Home HealthTopics Health Centers Reference Library Research
Join us on Facebook Join us on Facebook Share on Facebook


Amputation Overview

Amputation of a body part is a "life-changing event." Body image, mood, mobility, ability to care for one's self, work, and non-work-related activities are all affected. Many issues arise following the loss of all or part of a person's limb(s); however, the long-term outcomes for amputees continue to improve.


Amputation Statistics

Although over 90% of limb loss is "acquired", up to 4% is congenital (present at birth). Of the roughly 185,000 amputation surgeries performed each year in the United States,

While over 90% of amputations caused by vascular disease involve the lower limb, nearly 70% of amputations caused by trauma involve the upper limb. (Further statistics are available from resources such as the Amputee Coalition of America's National Limb Loss Information Center (NLLIC).)


Reducing the Need for Amputation

Ideally, the need for an amputation can be lessened by:

Techniques used by vascular surgeons try to reduce the need for amputation byinclude:

Amputation surgery is only performed after a decision has been made that a person's overall level of function and quality of life will improve - rather than diminish - after amputation surgery and subsequent rehabilitation.

Visit Leg Artery Disease (Society for Vascular Surgery) for more information about these procedures.


Prosthetic Devices

In most, but not all, cases, a prosthesis (artificial limb) will enhance an amputee's mobility and self-care activities. A prosthesis should be comfortable, functional, and cosmetic. Training by a skilled physical and/or occupational therapist is necessary before and after receiving a prosthesis. This training will help to maximize functional use of the artificial limb. It will also prevent development of "bad habits" that may be difficult to break later.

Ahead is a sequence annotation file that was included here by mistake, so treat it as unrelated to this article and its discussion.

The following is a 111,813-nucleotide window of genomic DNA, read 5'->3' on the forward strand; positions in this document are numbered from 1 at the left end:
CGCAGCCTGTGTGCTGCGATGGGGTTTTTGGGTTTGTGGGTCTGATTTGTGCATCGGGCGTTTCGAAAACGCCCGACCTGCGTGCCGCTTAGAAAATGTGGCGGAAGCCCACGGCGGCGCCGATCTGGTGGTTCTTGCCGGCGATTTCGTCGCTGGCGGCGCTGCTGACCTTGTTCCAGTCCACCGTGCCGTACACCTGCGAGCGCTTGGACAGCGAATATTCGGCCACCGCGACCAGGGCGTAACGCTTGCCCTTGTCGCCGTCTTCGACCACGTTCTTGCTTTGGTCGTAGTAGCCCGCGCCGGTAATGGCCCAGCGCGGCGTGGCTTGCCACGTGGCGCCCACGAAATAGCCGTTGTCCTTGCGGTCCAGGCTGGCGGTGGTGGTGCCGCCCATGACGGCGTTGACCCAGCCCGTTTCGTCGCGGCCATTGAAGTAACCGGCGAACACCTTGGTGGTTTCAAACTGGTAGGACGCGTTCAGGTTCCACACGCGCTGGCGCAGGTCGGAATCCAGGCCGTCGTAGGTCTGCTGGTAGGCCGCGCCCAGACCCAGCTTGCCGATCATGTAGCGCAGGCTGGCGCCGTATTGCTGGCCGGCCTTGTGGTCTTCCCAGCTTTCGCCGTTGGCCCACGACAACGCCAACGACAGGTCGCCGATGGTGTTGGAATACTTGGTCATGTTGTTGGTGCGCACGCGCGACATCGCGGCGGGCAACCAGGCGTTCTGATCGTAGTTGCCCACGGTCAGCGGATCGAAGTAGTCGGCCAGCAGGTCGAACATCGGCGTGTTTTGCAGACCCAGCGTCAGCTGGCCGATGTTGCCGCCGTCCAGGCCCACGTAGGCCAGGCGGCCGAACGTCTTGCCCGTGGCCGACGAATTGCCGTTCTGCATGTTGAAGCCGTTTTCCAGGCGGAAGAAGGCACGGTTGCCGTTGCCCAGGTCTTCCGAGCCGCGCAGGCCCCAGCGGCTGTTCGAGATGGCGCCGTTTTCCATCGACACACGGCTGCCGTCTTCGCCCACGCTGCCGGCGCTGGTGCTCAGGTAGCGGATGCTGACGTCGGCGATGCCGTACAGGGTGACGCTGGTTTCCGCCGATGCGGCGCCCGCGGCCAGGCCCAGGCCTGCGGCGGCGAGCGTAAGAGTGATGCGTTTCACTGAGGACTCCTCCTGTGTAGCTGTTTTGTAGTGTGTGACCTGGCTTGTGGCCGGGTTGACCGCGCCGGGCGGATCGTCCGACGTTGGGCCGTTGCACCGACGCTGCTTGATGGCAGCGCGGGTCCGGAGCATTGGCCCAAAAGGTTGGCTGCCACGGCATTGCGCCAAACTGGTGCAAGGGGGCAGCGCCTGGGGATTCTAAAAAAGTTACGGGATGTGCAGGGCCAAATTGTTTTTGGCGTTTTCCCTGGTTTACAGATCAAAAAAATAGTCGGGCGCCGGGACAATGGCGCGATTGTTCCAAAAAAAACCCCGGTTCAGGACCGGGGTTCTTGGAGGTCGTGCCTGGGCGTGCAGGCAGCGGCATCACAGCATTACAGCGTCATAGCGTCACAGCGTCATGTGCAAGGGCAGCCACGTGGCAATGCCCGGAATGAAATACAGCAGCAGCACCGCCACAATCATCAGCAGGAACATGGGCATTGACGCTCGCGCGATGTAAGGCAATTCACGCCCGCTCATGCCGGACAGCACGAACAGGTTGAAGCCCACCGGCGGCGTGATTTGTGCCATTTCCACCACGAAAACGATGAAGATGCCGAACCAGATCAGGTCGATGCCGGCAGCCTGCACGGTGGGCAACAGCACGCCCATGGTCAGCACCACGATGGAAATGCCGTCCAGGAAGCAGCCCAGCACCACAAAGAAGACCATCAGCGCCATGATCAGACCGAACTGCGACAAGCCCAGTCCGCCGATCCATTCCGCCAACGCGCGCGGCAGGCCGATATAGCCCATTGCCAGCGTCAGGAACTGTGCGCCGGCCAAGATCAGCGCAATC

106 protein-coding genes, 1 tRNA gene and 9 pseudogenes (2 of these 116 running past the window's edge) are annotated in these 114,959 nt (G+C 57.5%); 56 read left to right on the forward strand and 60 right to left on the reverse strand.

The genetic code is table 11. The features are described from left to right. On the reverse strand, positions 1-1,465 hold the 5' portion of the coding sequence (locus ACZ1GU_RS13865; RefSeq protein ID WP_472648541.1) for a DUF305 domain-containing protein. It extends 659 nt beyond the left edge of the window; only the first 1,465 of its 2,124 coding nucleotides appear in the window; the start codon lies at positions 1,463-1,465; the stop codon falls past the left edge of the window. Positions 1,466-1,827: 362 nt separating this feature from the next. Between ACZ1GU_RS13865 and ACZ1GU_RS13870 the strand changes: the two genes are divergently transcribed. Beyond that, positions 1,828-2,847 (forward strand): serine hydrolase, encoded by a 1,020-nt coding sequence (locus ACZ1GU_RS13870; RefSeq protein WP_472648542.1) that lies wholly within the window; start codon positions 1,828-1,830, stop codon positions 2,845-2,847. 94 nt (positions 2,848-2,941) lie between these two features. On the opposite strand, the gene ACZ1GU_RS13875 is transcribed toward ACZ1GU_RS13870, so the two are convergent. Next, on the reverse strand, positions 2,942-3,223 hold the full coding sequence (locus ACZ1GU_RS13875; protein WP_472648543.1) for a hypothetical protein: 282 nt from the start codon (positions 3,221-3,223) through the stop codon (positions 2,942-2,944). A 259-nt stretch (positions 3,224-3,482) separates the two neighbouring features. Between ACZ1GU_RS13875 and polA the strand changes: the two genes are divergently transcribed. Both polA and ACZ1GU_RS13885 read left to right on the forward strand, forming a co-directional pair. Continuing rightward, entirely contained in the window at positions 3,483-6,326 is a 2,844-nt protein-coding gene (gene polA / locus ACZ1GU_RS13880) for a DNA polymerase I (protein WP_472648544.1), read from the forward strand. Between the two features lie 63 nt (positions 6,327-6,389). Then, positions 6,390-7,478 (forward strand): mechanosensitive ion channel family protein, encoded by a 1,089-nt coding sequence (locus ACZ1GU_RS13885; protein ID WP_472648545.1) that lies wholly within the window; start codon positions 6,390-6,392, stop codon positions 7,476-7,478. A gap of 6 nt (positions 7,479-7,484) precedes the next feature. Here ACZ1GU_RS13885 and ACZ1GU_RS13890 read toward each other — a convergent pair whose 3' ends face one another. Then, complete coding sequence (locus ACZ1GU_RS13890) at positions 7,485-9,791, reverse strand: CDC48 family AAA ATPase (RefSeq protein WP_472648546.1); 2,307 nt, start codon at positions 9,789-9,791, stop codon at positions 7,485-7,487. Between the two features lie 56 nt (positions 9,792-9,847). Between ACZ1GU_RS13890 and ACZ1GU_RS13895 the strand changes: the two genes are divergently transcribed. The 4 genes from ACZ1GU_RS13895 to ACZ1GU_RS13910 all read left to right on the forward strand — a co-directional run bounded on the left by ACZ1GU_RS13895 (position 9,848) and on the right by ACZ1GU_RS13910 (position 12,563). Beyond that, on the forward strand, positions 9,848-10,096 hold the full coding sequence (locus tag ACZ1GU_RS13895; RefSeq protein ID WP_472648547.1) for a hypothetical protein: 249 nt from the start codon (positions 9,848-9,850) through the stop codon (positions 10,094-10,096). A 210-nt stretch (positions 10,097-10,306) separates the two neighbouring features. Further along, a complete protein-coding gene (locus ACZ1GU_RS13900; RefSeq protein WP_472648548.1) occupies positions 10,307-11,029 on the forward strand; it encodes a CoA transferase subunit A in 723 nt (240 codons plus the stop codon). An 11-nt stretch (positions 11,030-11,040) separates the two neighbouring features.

Advances in medical treatments and surgical techniques continue. However, over the past 10 years, improved outcomes following amputation have largely been the result of advances in prosthetic technology. Consider the following examples.

For lower limb amputees:

The number of prosthetic feet that provide "dynamic response" and the ability to maneuver on uneven surfaces continues to increase. Also, at least one microprocessor-controlled prosthetic foot-ankle unit is now available.

For above-knee amputees:

There are currently at least 5 different prosthetic knee units that use "microprocessor-control." These units allow for more normal knee motion and stability through computerized parts that monitor motions and forces and make extremely rapid real-time adjustments while walking. This results in improved walking ability, requiring less effort.

For upper limb amputees:

The original available body-powered (cable-controlled) prosthetic designs remain in common use, are the most durable, and continue to improve. Although using electrical signals from the muscles (myoelectric componentry) to control prostheses for the upper limb has been in use for over 40 years, this technology continues to advance, with associated further enhancements in function. To improve the ability of high-level (close to or through the shoulder) upper limb amputees to use a myoelectric prosthesis, in 2006 a surgical technique called “targeted reinnervation” was introduced, where motor and sensory nerves are transferred to improve motor control and sensory feedback during prosthetic use. The application of this technique is still in the early stages.



Although these ongoing developments are exciting and expand the available treatment options, the most advanced prosthetic device may not be the most appropriate in every case. Optimal prosthetic rehabilitation is best provided through a coordinated team approach. Team members include:

Additional team members often include:

Working together, these team members help the patient regain maximum function, independence, and quality of life.

For more information:

Go to the Amputation health topic, where you can:

This article is a NetWellness exclusive.

Last Reviewed: Nov 12, 2008

Brian L Bowyer, MD Brian L Bowyer, MD
Clinical Associate Professor
Physical Medicine & Rehabilitation
College of Medicine
The Ohio State University